(iv) Manram                (D) Rope-makers
(a) i-D, ii-B, iii-C, iv-A
(b) i-A, ii-C, iii-B, iv-D
(c) i-C, ii-D, iii-A, iv-B
(d) i-B, ii-A, iii-D, iv-C
Assertions and Reason
Mark (a) if only ‘Assertion’ (A) is correct.
Mark (b) if only ‘Reason’ (R) is correct.
Mark (c) if both ‘A’ and ‘R’ are correct, and ‘R’ justifies or explains ‘A’.
Mark (d) if both ‘N and ‘R’ are correct, but ‘R’ does not justify or explain
Assertion (A): Padinenkilkanakku are called Eighteen Minor Works.
Reason (R): The poems in these are shorter in form than those in the Eight
Anthologies and Ten idylls.
Assertion (A): Manimegalai is a Buddhist supplement to Silappadigaram.
Reason (R): Buddhism was the predominant religion of the Sangam age.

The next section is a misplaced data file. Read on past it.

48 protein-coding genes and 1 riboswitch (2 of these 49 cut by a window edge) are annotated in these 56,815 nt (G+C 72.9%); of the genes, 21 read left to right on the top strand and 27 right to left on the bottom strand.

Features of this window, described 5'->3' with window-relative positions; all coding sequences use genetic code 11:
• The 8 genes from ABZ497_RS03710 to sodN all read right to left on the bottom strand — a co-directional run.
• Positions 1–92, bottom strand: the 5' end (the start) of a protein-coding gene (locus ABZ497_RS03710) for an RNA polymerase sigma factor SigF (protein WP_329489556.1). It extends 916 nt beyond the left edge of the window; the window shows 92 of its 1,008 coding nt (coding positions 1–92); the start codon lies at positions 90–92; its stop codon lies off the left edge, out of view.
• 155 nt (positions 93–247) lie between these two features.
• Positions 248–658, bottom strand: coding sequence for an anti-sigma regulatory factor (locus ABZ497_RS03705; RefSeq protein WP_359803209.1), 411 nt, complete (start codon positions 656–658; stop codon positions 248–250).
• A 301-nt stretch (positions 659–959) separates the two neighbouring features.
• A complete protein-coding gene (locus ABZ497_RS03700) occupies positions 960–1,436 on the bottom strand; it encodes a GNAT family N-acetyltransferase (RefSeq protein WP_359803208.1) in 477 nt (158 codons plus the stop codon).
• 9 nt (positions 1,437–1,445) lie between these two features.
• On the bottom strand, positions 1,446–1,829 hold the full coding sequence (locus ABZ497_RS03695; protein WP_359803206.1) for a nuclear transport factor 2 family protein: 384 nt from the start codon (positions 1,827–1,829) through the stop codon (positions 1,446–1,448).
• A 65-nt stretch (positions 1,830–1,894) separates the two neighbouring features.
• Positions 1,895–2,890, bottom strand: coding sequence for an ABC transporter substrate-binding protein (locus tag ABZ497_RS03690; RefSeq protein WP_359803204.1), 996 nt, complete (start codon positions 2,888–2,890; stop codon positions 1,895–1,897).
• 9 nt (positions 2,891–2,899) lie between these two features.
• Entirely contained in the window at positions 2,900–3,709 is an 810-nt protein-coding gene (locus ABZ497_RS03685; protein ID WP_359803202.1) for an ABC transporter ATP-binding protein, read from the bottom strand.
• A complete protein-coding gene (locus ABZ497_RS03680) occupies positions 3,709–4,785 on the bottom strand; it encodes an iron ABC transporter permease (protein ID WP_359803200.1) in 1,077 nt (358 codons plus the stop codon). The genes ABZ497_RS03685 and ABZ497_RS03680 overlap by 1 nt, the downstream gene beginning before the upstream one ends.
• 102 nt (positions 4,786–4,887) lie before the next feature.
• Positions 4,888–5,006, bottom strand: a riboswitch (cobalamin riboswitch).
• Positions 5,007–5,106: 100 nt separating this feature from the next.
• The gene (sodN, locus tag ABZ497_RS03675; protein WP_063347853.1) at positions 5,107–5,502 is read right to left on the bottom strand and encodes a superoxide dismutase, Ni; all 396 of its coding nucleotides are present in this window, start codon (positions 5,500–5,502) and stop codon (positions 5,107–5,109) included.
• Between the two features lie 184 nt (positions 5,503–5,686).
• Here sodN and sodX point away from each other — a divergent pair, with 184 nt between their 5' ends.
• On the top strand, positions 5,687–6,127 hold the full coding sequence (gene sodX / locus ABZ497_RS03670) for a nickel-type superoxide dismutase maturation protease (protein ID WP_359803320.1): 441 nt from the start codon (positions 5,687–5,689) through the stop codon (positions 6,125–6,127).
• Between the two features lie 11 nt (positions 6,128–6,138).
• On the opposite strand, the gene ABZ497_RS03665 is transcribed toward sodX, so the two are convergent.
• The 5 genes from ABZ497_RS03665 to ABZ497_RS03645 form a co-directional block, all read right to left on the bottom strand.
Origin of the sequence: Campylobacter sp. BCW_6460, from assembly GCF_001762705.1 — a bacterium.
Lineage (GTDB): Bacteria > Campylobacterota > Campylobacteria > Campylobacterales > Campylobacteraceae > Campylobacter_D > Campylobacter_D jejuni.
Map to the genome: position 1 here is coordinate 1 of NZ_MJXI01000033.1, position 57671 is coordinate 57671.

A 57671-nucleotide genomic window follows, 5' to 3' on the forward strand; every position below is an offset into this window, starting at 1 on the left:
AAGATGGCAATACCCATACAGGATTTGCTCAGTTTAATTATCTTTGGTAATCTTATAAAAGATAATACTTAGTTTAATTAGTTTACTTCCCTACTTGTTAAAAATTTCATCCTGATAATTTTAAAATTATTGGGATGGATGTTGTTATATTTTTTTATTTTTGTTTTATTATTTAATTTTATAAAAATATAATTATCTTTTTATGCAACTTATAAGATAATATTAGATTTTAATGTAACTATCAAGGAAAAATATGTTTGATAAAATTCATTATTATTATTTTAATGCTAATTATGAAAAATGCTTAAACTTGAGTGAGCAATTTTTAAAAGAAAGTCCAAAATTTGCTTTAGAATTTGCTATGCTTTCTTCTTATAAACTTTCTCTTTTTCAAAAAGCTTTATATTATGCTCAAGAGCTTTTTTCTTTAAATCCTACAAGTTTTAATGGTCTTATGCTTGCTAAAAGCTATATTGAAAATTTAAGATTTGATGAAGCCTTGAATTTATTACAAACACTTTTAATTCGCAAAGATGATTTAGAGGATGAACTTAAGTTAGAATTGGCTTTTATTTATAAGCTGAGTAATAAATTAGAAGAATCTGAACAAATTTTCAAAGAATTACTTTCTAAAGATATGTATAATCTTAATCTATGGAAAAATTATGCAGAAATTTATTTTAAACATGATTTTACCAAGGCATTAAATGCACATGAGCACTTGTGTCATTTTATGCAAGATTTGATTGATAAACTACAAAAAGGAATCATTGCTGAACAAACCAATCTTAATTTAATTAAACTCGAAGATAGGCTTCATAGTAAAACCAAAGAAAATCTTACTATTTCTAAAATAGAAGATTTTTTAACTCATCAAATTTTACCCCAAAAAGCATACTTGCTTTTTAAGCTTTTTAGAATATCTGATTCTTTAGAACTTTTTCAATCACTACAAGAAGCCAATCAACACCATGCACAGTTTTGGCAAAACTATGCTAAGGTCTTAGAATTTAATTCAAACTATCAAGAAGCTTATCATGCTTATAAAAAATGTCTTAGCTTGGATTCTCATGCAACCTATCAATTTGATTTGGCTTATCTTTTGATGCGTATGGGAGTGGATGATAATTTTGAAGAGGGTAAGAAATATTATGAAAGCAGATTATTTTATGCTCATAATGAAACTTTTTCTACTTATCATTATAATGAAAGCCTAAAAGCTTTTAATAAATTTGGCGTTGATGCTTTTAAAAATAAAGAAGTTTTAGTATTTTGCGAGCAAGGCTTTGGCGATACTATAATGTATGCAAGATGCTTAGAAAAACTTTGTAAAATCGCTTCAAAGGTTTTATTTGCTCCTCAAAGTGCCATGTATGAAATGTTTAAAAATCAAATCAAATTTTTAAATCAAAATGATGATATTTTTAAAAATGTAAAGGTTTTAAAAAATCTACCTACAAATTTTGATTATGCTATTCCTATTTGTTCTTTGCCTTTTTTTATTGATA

Assertion (A): Sivaga Sindamani was a Brahmin work.
Reason (R): Its moral is that worldly success alone does not make a person
Assertion (A): Silappadigaram is marked by the predominance of the
indigenous style.
Reason (R): Sivaga Sindamani shows the dominance of Sanskrit style over
the indigenous style.
Assertion (A): During the later part of the Sangam age, the position of women
started declining.
Reason (R): The practice of sati began to become more common during the
later Sang am age.
Assertion (A): Uraiyur, besides having political importance, had economic
importance as well.
Reason (R): It was a great centre of cotton trade during the Sangam age.